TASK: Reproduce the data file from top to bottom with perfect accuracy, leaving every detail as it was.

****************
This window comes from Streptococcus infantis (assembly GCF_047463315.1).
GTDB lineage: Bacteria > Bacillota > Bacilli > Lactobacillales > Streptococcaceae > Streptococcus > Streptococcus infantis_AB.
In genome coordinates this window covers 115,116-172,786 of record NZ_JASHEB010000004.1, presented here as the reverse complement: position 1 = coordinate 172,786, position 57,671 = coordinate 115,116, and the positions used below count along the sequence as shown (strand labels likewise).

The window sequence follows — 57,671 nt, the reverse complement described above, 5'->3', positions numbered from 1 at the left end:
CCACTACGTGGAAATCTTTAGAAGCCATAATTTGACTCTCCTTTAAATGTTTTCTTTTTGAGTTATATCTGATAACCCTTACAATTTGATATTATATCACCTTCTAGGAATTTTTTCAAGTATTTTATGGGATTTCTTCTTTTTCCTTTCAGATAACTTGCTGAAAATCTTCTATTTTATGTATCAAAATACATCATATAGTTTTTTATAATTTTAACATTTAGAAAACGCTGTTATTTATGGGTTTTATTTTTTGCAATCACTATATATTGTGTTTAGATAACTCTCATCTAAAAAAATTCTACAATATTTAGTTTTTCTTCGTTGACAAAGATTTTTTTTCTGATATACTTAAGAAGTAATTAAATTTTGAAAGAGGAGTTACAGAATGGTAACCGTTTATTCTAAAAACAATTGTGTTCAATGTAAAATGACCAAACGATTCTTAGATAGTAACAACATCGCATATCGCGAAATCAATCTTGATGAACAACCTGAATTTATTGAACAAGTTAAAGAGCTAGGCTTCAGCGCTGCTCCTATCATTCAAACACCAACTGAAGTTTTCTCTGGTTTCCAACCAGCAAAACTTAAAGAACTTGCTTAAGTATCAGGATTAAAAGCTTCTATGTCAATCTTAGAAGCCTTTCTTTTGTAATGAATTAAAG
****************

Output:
This window comes from Streptococcus infantis (assembly GCF_047463315.1).
GTDB lineage: Bacteria > Bacillota > Bacilli > Lactobacillales > Streptococcaceae > Streptococcus > Streptococcus infantis_AB.
In genome coordinates this window covers 115,116-172,786 of record NZ_JASHEB010000004.1, presented here as the reverse complement: position 1 = coordinate 172,786, position 57,671 = coordinate 115,116, and the positions used below count along the sequence as shown (strand labels likewise).

The window sequence follows — 57,671 nt, the reverse complement described above, 5'->3', positions numbered from 1 at the left end:
CCACTACGTGGAAATCTTTAGAAGCCATAATTTGACTCTCCTTTAAATGTTTTCTTTTTGAGTTATATCTGATAACCCTTACAATTTGATATTATATCACCTTCTAGGAATTTTTTCAAGTATTTTATGGGATTTCTTCTTTTTCCTTTCAGATAACTTGCTGAAAATCTTCTATTTTATGTATCAAAATACATCATATAGTTTTTTATAATTTTAACATTTAGAAAACGCTGTTATTTATGGGTTTTATTTTTTGCAATCACTATATATTGTGTTTAGATAACTCTCATCTAAAAAAATTCTACAATATTTAGTTTTTCTTCGTTGACAAAGATTTTTTTTCTGATATACTTAAGAAGTAATTAAATTTTGAAAGAGGAGTTACAGAATGGTAACCGTTTATTCTAAAAACAATTGTGTTCAATGTAAAATGACCAAACGATTCTTAGATAGTAACAACATCGCATATCGCGAAATCAATCTTGATGAACAACCTGAATTTATTGAACAAGTTAAAGAGCTAGGCTTCAGCGCTGCTCCTATCATTCAAACACCAACTGAAGTTTTCTCTGGTTTCCAACCAGCAAAACTTAAAGAACTTGCTTAAGTATCAGGATTAAAAGCTTCTATGTCAATCTTAGAAGCCTTTCTTTTGTAATGAATTAAAG